Majestic Jupiter, the warrior elder brother of our solar system, puts his best side *. A new sharp image from the Hubble Space Telescope shows the giant planet’s evolving wild weather – revealing both short- and long-range changes.
In the northern hemisphere, turbulent clouds could indicate a new vortex storm formation, while in the south, a long-lived storm appears under and about half the size of the Great Red Spot that slowly changes color from white to red.
If that wasn’t enough, on the left we also have a light bomb from the icy moon Europa, one of the goals of our search for extraterrestrial life.
The Great Red Spot is Jupiter’s most famous storm, and is the most striking feature of this new image. It’s a really massive storm, spinning counterclockwise, and we think it’s been around for at least 350 years.
In the past few decades, the Great Red Spot appears to be shrinking, a mystery that has been baffling scientists, but still huge; Its width is currently 15,800 kilometers (9,818 miles). That’s less than 16,350 kilometers (10,159 miles) in 2017, but still much larger than the Earth’s diameter of 12,742 kilometers (7,917.5 miles).
Recently, the shrinkage of the Great Red Spot has slowed, but not stopped completely.
Immediately below it is a storm called the Oval BA. It’s much smaller than the Great Red Spot, but totally gorgeous on its own. They formed in the late 1990s from three smaller storms that had been raging for 60 years, and have intensified since then.
Interestingly, she started her newly incorporated life as a white storm. Then, in 2006, scientists noticed that it was changing color – turning red like its older cousin. It wasn’t left that way, as you can see. Faded back to white over the course of a few years. But the new Hubble image reveals that white wasn’t always the same. The BA oval appears to be turning red again.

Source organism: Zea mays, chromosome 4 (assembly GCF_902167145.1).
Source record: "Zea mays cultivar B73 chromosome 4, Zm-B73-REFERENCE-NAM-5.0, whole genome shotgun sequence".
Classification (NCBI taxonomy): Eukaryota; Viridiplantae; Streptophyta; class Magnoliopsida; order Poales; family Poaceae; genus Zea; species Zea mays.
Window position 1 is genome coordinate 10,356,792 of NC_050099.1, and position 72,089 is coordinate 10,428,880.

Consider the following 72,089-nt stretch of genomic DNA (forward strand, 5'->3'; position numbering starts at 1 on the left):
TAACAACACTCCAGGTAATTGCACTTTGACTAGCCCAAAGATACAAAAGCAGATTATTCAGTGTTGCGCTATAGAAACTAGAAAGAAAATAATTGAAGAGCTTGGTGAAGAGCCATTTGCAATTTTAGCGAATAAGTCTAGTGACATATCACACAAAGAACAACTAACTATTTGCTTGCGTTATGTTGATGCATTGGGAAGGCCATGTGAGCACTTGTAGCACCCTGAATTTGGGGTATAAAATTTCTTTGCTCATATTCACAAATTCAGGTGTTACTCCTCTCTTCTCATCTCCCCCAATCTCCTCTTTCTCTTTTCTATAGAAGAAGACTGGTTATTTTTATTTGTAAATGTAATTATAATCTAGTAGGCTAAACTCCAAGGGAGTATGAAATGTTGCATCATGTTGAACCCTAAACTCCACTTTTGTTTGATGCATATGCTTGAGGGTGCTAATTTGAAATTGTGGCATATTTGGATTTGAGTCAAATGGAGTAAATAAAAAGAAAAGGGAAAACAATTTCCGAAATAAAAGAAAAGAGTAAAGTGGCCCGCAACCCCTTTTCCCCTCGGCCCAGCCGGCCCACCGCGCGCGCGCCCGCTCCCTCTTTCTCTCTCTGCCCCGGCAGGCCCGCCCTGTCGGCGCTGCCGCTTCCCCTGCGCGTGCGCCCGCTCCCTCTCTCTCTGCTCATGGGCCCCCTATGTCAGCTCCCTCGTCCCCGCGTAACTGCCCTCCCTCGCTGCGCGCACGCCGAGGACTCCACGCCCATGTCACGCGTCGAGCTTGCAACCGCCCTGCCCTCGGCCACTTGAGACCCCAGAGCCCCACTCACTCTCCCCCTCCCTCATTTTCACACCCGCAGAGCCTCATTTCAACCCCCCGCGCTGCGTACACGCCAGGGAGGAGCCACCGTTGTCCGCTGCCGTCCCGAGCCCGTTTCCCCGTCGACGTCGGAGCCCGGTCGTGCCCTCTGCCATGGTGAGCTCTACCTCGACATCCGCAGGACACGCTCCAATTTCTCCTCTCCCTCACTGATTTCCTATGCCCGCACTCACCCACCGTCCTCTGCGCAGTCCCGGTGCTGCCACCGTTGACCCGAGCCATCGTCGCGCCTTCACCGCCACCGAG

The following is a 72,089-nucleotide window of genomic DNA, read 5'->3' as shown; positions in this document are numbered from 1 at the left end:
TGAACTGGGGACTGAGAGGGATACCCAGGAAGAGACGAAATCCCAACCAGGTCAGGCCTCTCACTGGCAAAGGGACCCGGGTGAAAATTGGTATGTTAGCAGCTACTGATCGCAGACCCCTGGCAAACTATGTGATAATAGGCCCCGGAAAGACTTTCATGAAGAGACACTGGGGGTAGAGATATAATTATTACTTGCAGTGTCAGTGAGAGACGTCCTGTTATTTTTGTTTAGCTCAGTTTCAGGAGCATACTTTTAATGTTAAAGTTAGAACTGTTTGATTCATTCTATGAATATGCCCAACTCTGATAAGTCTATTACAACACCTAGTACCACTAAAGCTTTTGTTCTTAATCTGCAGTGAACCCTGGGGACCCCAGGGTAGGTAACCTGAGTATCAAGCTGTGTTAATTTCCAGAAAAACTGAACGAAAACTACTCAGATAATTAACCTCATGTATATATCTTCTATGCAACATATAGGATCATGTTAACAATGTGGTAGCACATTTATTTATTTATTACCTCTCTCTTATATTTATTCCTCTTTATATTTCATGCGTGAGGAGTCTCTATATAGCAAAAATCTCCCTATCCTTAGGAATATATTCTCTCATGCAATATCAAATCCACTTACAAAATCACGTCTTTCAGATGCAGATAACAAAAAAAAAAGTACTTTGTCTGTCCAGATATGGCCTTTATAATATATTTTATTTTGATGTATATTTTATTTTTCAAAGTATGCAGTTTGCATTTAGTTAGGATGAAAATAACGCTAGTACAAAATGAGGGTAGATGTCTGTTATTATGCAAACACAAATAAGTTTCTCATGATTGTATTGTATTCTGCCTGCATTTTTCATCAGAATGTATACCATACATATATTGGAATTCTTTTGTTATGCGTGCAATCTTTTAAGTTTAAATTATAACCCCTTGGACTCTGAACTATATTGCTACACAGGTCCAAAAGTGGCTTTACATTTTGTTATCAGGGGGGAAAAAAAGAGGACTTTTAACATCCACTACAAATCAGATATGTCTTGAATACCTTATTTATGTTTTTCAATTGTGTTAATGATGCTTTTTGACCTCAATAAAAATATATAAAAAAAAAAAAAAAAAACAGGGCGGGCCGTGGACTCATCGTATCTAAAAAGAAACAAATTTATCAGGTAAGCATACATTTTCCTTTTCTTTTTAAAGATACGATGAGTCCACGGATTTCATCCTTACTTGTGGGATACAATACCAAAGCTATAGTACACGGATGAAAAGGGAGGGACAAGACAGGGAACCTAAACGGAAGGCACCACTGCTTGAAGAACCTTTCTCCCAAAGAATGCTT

This would be a great thing to watch in the future, to determine if there is any rhyme or reason behind these color changes, but it will likely take several years before the pattern is highlighted.
In the northern hemisphere, at mid-latitudes, a very bright white storm appeared, traveling at about 560 kilometers per hour (350 miles per hour), followed by a plume. As you can probably discover, storms come and go on Jupiter all the time, but that looks different.
Small, dark cyclone blocks – rotating counterclockwise – follow behind, embedded in the shaft. We haven’t seen this before, and scientists believe it could be a long-lived fledgling storm, similar to the Great Red Spot and Oval BA in the south.
There is definitely a lot for planetary scientists to dive into as they try to understand Jupiter’s wild and unpredictable atmosphere. But it is also an amazing reminder of the beauty and splendor of our little corner of the universe.
*Each aspect is the best aspect of Jupiter.
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